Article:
Denise Musselwhite:
For me, I didn’t realize how much of a performance speaking was. I just am naturally animated when I speak, so it didn’t connect for me until I really got there. And we did a lot of that improvisation work. Um, it clicked like, oh, okay, I get it. The improv loosens us up to get out of our own way and out of our own heads. So it gave me the confidence to start to use and test some props. I did a little bit of testing of props in a keynote that I did for Women in tech, um, organization, and that went really, really well. So I incorporated that prop into my talk at Speaking Your brand. And that prop is an enormous bottle of champagne. And, um, that was really fun to professionalize its incorporation, but also make it relevant to the story and having feedback from the other women practicing how I might do that, and incorporating the other props that I used, really gave me new confidence that I could do that, um, more broadly in upcoming speaking engagements.

Carol Cox:
And think about how memorable you are using props and using storytelling using our ideal story ingredients, imagery, dialogue, emotion, action, and lesson when you were sharing your stories. Now, Leigh, I know that in the first few days you were practicing your speaking segments and the story that you told about Sally. And then I had the recommendation. I’m like, well, you know, why don’t we dig into doing some more dialogue and have you actually, uh, act out as if you were having a conversation with Sally? So tell us a little bit about that. How did that shift for you seeing how to incorporate storytelling into your talks?

Lei Comerford:
Yeah, it was it was night and day. Uh, if I can be, you know, kind of that blunt. It was, it was eye opening because I was telling the story, but I wasn’t necessarily telling it from the perspective of really engaging the audience. And when I switched and incorporated your feedback, it was that opportunity of everyone was leaning in and they wanted to know, okay, what was what was next, which was, uh, which was really fun being on the stage and seeing that interaction with everyone in the audience.

Carol Cox:
Because then you started instead of just, like I say, like it’s almost like writing a description of what happened is one way to to share something, but then actually saying the dialogue. So then, you know, I had this zoom call with Sally, and then Sally said this. And then I was surprised that, you know, she was reacting this way, and I could see the disappointment in her face and all of a sudden, like, it’s like a movie scene, like, we’re there with you.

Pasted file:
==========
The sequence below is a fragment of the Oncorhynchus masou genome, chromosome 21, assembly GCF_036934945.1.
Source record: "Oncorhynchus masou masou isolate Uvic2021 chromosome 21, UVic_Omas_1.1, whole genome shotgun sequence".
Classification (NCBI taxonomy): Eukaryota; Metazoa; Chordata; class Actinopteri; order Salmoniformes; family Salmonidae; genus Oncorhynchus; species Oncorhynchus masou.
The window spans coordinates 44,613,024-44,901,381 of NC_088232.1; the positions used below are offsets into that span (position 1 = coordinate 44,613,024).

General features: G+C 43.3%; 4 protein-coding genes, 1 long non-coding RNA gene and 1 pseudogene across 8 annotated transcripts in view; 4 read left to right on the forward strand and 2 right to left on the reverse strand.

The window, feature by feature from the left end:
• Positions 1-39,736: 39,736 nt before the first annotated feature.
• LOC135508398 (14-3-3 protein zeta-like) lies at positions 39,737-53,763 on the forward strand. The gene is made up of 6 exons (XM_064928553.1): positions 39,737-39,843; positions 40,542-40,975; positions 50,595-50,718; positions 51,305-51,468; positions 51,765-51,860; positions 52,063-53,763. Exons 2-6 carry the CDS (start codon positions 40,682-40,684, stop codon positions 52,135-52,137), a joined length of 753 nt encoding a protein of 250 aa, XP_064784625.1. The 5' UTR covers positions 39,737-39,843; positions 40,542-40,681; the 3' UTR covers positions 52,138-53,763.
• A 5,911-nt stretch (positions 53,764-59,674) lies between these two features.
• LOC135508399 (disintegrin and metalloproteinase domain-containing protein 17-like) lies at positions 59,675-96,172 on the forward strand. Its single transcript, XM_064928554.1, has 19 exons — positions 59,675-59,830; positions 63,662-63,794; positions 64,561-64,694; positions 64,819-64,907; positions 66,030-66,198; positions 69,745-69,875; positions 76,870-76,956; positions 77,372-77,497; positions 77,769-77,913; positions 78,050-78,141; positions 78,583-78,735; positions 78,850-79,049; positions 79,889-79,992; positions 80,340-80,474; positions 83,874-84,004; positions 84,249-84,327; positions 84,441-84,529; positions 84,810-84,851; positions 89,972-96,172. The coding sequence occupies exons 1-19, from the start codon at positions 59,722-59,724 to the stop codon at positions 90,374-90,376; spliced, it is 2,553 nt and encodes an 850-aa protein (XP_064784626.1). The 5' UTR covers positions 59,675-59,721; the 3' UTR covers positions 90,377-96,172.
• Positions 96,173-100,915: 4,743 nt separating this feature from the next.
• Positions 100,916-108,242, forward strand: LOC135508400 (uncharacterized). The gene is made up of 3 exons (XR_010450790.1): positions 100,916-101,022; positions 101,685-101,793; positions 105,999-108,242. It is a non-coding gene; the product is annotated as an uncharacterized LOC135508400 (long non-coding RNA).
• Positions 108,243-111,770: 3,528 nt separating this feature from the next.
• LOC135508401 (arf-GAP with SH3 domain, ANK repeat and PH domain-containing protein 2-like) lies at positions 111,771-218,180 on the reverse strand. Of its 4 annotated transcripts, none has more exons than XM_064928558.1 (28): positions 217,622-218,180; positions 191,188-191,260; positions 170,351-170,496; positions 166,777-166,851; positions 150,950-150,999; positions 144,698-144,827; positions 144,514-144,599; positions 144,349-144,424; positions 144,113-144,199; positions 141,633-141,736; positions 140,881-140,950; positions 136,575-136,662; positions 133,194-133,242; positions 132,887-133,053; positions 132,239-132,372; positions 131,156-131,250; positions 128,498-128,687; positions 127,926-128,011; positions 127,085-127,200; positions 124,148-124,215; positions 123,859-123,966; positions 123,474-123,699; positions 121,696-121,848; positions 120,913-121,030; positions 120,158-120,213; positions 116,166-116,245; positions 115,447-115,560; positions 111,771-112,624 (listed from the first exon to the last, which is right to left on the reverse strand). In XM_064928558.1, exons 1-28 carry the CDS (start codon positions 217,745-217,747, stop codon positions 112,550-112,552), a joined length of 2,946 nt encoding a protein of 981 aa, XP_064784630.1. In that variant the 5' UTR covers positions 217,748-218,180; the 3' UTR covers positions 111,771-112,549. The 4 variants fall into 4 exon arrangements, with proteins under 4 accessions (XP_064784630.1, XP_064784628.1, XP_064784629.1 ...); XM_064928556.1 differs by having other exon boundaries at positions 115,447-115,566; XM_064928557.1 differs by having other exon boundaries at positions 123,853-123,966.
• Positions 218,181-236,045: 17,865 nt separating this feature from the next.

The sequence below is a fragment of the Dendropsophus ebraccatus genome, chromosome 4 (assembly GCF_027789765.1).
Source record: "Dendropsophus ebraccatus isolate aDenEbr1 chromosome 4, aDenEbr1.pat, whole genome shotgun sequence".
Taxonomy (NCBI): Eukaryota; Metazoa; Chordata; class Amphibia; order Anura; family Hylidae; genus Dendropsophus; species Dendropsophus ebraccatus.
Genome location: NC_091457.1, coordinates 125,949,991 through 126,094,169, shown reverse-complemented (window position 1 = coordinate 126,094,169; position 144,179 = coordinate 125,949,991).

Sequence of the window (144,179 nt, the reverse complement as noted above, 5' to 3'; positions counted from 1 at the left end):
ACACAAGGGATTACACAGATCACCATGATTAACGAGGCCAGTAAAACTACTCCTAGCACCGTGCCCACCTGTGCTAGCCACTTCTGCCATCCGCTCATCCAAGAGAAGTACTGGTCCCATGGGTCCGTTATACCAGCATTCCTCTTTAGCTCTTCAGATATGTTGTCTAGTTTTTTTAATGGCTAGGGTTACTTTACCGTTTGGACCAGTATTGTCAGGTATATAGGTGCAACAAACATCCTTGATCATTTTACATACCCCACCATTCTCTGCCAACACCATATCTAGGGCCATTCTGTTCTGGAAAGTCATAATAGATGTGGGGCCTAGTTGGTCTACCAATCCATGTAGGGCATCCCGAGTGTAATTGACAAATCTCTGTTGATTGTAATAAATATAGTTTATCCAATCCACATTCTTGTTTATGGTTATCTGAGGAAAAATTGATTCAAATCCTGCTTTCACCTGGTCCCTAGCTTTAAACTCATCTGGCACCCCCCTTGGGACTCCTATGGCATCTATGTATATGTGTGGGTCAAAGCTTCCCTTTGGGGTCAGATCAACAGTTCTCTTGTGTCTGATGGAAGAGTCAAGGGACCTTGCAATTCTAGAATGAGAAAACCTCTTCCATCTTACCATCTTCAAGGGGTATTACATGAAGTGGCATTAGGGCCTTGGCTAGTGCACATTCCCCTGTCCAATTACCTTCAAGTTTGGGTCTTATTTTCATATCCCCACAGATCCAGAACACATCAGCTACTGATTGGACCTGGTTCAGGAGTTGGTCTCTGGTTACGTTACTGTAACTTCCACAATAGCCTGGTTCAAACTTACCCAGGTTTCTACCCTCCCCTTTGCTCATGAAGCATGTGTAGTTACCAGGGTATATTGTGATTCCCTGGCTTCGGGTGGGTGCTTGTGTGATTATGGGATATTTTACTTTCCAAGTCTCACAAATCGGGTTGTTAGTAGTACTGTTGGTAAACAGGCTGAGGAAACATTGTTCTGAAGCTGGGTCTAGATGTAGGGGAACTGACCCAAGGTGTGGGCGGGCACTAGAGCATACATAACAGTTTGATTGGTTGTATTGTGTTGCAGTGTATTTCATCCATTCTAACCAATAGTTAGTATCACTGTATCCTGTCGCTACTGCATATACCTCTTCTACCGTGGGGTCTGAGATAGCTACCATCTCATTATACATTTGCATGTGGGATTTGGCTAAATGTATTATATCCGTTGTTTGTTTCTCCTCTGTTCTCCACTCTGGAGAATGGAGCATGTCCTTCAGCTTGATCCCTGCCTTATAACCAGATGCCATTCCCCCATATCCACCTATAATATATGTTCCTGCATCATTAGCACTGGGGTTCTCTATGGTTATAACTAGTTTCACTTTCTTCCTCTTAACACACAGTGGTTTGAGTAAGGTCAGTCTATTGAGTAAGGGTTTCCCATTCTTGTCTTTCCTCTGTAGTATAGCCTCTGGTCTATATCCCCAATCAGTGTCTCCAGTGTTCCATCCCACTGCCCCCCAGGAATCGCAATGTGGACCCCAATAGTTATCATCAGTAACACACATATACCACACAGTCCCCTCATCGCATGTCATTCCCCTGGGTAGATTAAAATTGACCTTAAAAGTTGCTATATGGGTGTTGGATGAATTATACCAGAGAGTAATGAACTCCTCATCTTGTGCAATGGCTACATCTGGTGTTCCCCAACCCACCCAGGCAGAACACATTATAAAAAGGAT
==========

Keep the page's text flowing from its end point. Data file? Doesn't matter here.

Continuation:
Lei Comerford:
Yes. Yeah. It was it was like I said, it was a lot of, um, a lot of fun, but also a really quick realization of, I want more of that. Um, and, and to really be able to bring the audience in.

Carol Cox:
All right. Let’s talk about improv. As those of you who have listened to the Speaking Your Brand podcast know, Diane and I have a love hate relationship with improv. We’d love it because of how much it gets us out of our heads and into our bodies as speakers, but we also hate it because it’s really hard, you know, it’s hard to think of things on the fly, especially things that are funny. You know, you’re supposed to, like, act things out and think of, of what? The scene. So I’m going to go to you, Shannon, was this the first time that you did improv? What were you thinking going in, and did you end up do you have a love hate relationship with it now or just a love?

Shannon Bumgarner:
Okay, I’m gonna be really honest. It was like the one thing I was like, do I really want to go to this retreat? Because she’s gonna make me act like a fool on stage. And I knew a little bit about improv. I have done it once in a in a virtual zoom call, so I knew that. Yes. And piece of it. So I knew that. But I have to admit I’m not good at it, but I actually I have a love relationship with it now because I think it’s creative. I think it allows me who I’m a little bit of a nerd, just just a little. It allows me to get out of my head like I’m not in my head. I’m just free flowing. I’m letting my body and my storytelling take over. So I think I have a love relationship with it, but I’m still terrified. I will have to say, I’m not sure I’m ready to sign up for a full improv class quite yet, but I would highly recommend it. And, um, if anybody on my team is listening right now, you’re getting ready to experience it at some point in 2024, in a in a team event. So it’s coming for you.

Carol Cox:
Oh no. Now they’re they’re running away hiding now Shannon.

Shannon Bumgarner:
Probably under their desk or. Yeah they’re hiding.

Carol Cox: